(c) We finally learn that "Sheichar" in this context means intoxicating wine, and not 'Deveilah Ke'ilis' - from a 'Gezeirah Shavah' "Sheichar" "Sheichar" from Nazir.




(a) We conclude that "Tirosh" means wine and the Beraisa 'ha'Noder min ha'Tirosh, Asur be'Chol Minei Mesikah, u'Mutar be'Yayin', implying that Tirosh means other sweet things and not wine - refers specifically to Nedarim, where we follow the vernacular (and people tend to call other kinds of sweet drinks 'Tirosh').

(b) Before arriving at that conclusion, we presume 'Tirosh' to mean grapes.

(c) We then interpret the Pasuk in Zecharyah "ve'Tirosh Yenovev Besulos" - to mean 'the product of xcdsv grapes' (i.e. wine).

(d) We then prove from the Pasuk in Hoshei'a "Zenus ve'Yayin ve'Tirosh Yikach Leiv" - that Tirosh cannot mean grapes, because grapes do not intoxicate.

(a) Wine is called ...
1. ... 'Yayin" - because it brings much punishment and crying to the world (from the word 'Vay').
2. ... 'Tirosh' - because of its acronym 'Kol ha'Mi*s*gareh Bo Na'aseh *Reish* (meaning that anyone who becomes addicted to it, becomes poor).
(b) Wine has two sides to it; for someone who knows when to stop drinking, it can lead to wisdom. Consequently, Rav Kahana explained that if one merits it, wine turns one into a leader ('Na'aseh Rosh' - *without* a 'Resh'); whereas if he does not, he becomes impoverished ('Na'aseh Reish' - *with* one).

(c) Rava explains the dual connotation of "ve'Yayin *Yesamach* Levav Enosh" (of a 'Sin' and a 'Shin') - in a similar vein to the previous question: for someone who merits it, it makes him happy; whereas if he does not, it will destroy him (like 'Meshamemo' - make him desolate).

(d) It was wine and spices that made Rava clever.

(a) We learn that not washing and not anointing are considered an Inuy, from Daniel, who refrained from anointing himself as well as from meat, wine and 'Lechem Chamudos'. 'Lechem Chamudos' means wheat -bread made from clean, good-quality flour.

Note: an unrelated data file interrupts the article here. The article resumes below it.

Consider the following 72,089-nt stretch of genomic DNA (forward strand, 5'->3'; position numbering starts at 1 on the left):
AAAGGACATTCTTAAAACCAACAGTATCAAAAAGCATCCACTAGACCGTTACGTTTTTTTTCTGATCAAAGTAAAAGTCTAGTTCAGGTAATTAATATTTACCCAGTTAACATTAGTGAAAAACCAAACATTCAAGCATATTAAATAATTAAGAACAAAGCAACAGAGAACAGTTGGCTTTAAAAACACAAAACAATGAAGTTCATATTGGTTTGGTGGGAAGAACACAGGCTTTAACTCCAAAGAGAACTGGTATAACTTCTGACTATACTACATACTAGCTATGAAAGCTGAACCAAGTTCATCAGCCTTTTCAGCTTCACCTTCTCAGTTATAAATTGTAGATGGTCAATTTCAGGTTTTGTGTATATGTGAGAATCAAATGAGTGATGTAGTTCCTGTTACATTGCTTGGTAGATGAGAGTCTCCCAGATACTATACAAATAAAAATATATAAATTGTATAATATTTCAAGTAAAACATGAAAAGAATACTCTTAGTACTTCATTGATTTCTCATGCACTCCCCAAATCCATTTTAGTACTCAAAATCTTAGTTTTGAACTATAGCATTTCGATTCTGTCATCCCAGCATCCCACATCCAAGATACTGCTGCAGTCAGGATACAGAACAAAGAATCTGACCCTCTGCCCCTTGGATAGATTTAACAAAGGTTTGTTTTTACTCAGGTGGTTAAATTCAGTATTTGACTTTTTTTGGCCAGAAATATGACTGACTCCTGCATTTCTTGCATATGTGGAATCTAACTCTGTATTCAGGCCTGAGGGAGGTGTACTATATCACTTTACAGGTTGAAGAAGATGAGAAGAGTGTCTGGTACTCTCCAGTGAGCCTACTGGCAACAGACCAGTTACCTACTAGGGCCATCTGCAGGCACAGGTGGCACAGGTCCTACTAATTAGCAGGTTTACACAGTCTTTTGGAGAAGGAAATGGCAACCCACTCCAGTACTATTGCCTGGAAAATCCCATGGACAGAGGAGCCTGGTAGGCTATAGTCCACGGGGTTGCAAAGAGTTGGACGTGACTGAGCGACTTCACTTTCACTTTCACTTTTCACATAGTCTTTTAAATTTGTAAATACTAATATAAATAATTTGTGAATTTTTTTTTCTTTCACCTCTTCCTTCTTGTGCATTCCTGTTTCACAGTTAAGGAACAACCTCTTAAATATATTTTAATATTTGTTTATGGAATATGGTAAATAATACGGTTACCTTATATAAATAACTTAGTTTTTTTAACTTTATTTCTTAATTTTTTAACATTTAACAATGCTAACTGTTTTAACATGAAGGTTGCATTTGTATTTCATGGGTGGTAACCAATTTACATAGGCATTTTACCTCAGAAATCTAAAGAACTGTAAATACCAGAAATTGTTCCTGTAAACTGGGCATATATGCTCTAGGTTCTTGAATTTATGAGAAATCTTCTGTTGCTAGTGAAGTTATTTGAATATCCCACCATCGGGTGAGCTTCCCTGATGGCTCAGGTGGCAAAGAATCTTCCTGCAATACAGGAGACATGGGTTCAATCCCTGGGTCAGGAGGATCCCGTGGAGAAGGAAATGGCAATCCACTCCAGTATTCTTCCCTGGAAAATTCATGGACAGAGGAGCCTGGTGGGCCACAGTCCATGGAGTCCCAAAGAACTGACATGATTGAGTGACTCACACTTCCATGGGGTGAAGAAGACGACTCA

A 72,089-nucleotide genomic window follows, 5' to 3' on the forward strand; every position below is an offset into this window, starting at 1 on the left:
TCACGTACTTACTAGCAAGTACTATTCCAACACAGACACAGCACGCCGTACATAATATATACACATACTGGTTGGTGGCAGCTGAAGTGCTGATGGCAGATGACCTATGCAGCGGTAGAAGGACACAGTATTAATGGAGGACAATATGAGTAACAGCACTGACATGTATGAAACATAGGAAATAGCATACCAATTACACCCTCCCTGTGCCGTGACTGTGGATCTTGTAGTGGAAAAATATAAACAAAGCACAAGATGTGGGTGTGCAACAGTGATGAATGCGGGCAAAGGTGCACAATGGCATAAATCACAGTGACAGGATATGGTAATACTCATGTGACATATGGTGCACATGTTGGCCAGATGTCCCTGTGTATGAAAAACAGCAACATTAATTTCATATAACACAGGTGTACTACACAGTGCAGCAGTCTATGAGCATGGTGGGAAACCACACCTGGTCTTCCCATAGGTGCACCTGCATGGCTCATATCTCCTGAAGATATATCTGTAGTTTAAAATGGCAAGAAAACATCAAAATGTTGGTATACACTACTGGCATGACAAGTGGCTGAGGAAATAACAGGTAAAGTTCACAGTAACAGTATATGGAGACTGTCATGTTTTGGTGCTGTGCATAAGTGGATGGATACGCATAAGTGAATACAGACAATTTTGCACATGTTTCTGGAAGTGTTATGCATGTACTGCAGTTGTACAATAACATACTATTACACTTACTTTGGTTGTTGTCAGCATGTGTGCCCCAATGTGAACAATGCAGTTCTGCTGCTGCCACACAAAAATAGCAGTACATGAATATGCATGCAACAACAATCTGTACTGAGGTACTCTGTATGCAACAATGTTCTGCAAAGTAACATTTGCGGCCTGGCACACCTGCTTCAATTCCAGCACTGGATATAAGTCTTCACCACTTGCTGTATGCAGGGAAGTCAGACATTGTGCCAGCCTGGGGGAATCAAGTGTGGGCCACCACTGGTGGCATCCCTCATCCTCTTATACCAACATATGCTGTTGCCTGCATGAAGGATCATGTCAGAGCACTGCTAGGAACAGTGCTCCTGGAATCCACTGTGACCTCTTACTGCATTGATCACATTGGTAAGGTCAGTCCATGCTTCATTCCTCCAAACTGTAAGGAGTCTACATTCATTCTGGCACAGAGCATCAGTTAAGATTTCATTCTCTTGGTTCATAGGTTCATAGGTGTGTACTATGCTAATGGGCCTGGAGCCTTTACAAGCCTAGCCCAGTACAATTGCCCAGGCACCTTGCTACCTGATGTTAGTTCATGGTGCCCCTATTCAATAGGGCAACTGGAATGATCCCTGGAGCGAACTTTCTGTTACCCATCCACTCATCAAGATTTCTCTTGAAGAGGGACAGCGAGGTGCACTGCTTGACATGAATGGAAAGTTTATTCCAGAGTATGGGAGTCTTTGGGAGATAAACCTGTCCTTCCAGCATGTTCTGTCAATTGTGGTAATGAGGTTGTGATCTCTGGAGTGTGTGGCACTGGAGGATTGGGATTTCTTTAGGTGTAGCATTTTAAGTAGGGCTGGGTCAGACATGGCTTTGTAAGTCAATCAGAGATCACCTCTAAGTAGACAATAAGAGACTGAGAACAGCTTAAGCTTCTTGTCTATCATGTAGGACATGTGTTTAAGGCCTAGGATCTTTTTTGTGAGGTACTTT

(b) We know that not bathing and not anointing, are considered Inuy - because the angel Gavriel told Daniel that from the day that he undertook to afflict himself by doing these things, his words were accepted.

(c) The Pasuk in Daniel however, mentions only anointing. We initially learn that bathing too, is considered an Inuy, from the Pasuk in Tehilim "Vatavo ka'Mayim Bekirbi u'che'Shemen be'Atzmosai" - because just as the oil is applied externally (in the form of anointing), so too, is the water (in the form of *bathing* - and not *drinking*).

(a) The Mishnah in Shabbos learns from the above Pasuk that, with regard to Yom Kipur, we say 'Sichah ki'Shesi'ah' - meaning that someone who anoints himself (with oil - or any other liquid) is Chayav on Yom Kipur as if he had drunk it.

(b) This disproves the previous source for washing - because from here we see that a. "ka'Mayim be'Kirbo" refers to taking water *internally* (and not *externally*); and b. we learn anointing from washing (and not vice-versa, as we explained above).

(c) We ultimately learn that not bathing too, is considered an Inuy - from the extra Lashon in Daniel "ve*'Soch* Lo Sachti" (when it could have written "ve'Lo Sachti").